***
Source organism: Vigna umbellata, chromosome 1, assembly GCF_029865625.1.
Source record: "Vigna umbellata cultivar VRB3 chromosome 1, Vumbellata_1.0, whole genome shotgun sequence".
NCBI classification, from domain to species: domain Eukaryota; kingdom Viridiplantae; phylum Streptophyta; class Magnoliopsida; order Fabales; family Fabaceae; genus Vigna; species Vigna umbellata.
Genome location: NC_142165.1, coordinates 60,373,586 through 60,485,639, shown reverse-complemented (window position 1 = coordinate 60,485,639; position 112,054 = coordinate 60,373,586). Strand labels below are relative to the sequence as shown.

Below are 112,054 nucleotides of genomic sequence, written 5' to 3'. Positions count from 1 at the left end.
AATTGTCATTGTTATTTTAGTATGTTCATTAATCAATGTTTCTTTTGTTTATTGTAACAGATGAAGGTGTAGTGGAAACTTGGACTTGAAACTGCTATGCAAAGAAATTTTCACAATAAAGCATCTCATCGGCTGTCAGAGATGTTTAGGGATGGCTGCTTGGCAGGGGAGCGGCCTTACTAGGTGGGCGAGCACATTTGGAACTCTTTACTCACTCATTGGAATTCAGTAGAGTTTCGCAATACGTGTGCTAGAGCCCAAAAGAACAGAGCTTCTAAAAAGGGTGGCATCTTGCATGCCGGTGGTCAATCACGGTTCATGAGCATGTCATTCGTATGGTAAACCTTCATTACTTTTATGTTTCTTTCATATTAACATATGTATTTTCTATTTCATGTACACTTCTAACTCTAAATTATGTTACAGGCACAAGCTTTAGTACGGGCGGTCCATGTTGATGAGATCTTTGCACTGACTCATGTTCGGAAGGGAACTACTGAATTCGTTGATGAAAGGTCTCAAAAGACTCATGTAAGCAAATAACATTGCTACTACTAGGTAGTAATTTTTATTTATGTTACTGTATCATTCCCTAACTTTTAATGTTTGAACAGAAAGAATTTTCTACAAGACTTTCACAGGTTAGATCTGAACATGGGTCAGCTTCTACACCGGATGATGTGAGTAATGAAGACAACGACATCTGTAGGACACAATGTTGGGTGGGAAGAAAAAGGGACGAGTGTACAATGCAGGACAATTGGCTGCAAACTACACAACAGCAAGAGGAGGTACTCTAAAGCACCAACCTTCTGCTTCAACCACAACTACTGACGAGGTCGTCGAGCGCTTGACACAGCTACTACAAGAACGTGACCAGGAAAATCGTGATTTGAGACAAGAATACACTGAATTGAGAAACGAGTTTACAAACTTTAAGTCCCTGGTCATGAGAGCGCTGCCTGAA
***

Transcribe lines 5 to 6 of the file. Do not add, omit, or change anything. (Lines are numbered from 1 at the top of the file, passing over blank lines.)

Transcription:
Below are 112,054 nucleotides of genomic sequence, written 5' to 3'. Positions count from 1 at the left end.
AATTGTCATTGTTATTTTAGTATGTTCATTAATCAATGTTTCTTTTGTTTATTGTAACAGATGAAGGTGTAGTGGAAACTTGGACTTGAAACTGCTATGCAAAGAAATTTTCACAATAAAGCATCTCATCGGCTGTCAGAGATGTTTAGGGATGGCTGCTTGGCAGGGGAGCGGCCTTACTAGGTGGGCGAGCACATTTGGAACTCTTTACTCACTCATTGGAATTCAGTAGAGTTTCGCAATACGTGTGCTAGAGCCCAAAAGAACAGAGCTTCTAAAAAGGGTGGCATCTTGCATGCCGGTGGTCAATCACGGTTCATGAGCATGTCATTCGTATGGTAAACCTTCATTACTTTTATGTTTCTTTCATATTAACATATGTATTTTCTATTTCATGTACACTTCTAACTCTAAATTATGTTACAGGCACAAGCTTTAGTACGGGCGGTCCATGTTGATGAGATCTTTGCACTGACTCATGTTCGGAAGGGAACTACTGAATTCGTTGATGAAAGGTCTCAAAAGACTCATGTAAGCAAATAACATTGCTACTACTAGGTAGTAATTTTTATTTATGTTACTGTATCATTCCCTAACTTTTAATGTTTGAACAGAAAGAATTTTCTACAAGACTTTCACAGGTTAGATCTGAACATGGGTCAGCTTCTACACCGGATGATGTGAGTAATGAAGACAACGACATCTGTAGGACACAATGTTGGGTGGGAAGAAAAAGGGACGAGTGTACAATGCAGGACAATTGGCTGCAAACTACACAACAGCAAGAGGAGGTACTCTAAAGCACCAACCTTCTGCTTCAACCACAACTACTGACGAGGTCGTCGAGCGCTTGACACAGCTACTACAAGAACGTGACCAGGAAAATCGTGATTTGAGACAAGAATACACTGAATTGAGAAACGAGTTTACAAACTTTAAGTCCCTGGTCATGAGAGCGCTGCCTGAA